Parts of Speech

In English, there are eight different types of words, which we call parts of speech. When learning and discussing grammar, it helps to know what type of word you are using.






A name for a person, place, or thing. Nouns answer the questions who or what?

The following sentence has three nouns: Robert lives in a house in Wakefield.

Robert, House, and Wakefield are concrete things that you can see or touch. Sometimes a noun is not concrete.

The following sentence has one concrete noun and one abstract noun: Robert has integrity. Integrity is the name of a quality. It is an abstract noun. 


Replaces a noun. Example: He lives in Wakefield. Other examples: I, you, we


  • Indicates action. Example: Run, laugh, play.
  • Indicates a state. Example: Be, believe, think.


Describes or modifies a noun or pronoun. Example: My sister is beautifulShe is also funny.


  • Describes or modifies a verb. Example: I ran quickly.
  • Describes or modifies an adjective. Example: I am very hungry. 
  • Describes or modifies an adverb. Example: I ran really quickly. 

An adverb tells you how something was done. It also tells you when, where, why, and to what extent something was done. Hint: Most, though not all, adverbs end in -ly


 Joins two words or sentences together. Example:  and, but, so, because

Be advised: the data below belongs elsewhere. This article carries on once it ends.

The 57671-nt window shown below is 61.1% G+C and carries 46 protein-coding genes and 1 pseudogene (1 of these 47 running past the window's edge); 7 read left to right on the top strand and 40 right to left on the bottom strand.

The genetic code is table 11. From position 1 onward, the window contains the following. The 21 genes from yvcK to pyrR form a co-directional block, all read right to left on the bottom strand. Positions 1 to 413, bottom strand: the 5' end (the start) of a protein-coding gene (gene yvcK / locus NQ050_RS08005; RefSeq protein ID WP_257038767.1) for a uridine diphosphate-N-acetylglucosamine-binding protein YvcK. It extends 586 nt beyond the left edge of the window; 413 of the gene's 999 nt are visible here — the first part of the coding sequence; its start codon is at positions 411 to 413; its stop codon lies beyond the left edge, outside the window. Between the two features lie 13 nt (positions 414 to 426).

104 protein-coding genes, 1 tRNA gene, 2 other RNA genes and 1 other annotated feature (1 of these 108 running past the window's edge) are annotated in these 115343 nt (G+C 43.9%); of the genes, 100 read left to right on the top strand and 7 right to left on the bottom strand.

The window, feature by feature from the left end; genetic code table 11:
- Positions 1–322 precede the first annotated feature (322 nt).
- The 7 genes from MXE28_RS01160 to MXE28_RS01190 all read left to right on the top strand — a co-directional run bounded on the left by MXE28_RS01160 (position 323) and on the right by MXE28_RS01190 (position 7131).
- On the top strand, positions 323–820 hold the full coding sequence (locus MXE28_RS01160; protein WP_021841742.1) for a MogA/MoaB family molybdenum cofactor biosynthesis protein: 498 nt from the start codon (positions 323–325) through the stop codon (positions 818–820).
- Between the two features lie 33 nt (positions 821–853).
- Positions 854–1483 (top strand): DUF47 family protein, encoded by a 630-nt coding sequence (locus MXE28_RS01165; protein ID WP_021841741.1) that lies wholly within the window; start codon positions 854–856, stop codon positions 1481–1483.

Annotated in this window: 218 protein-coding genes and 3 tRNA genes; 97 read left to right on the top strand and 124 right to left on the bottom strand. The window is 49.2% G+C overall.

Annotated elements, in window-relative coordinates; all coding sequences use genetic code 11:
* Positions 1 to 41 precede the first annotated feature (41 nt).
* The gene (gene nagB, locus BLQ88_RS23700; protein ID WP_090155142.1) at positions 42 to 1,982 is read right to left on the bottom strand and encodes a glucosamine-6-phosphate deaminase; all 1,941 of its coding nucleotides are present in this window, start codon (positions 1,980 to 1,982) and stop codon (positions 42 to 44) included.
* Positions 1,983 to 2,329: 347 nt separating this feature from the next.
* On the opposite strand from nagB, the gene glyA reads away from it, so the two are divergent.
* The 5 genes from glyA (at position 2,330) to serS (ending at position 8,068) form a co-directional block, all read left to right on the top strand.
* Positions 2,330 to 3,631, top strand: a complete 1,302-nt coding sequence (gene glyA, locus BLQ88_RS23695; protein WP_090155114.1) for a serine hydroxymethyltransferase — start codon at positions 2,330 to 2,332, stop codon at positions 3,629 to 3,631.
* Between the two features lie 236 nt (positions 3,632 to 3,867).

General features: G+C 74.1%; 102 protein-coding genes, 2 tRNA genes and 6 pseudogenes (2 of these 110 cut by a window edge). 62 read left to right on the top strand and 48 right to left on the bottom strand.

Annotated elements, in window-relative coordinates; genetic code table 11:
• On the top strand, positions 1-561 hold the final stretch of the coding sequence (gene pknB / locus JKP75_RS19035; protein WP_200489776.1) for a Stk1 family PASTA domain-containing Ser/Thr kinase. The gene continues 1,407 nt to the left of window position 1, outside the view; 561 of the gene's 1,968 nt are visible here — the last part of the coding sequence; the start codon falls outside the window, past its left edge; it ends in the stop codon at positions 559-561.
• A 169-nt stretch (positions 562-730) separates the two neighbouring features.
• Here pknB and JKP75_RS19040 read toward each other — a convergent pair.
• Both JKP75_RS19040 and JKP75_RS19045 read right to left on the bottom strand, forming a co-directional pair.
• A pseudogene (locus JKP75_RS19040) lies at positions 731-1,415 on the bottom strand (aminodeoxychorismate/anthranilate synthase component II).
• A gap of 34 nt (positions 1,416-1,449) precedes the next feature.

Joins a noun to some other part of the sentence, and determines the relationship between the noun and that part. Consider the difference between the following sentences:

  • She talked at me for an hour. // She talked to me for an hour. 
  • The cup is on the table. // The cup is under the table.
  • Other common prepositions: in, since, during, below, near, about, before, etc. 


 Short exclamation. Oh! My! Ouch! Wow! Well, if you say so.


If you have been counting my points, you will have noticed that this is the ninth (And she said there were eight!). Some people put articles under Adjectives. Others treat articles as the ninth part of speech. However you want to classify them, articles introduce nouns. Examples: A, an, the. Use before a noun that starts with a consonant, and An before a noun that starts with a vowel. Example: I ate a banana and an apple.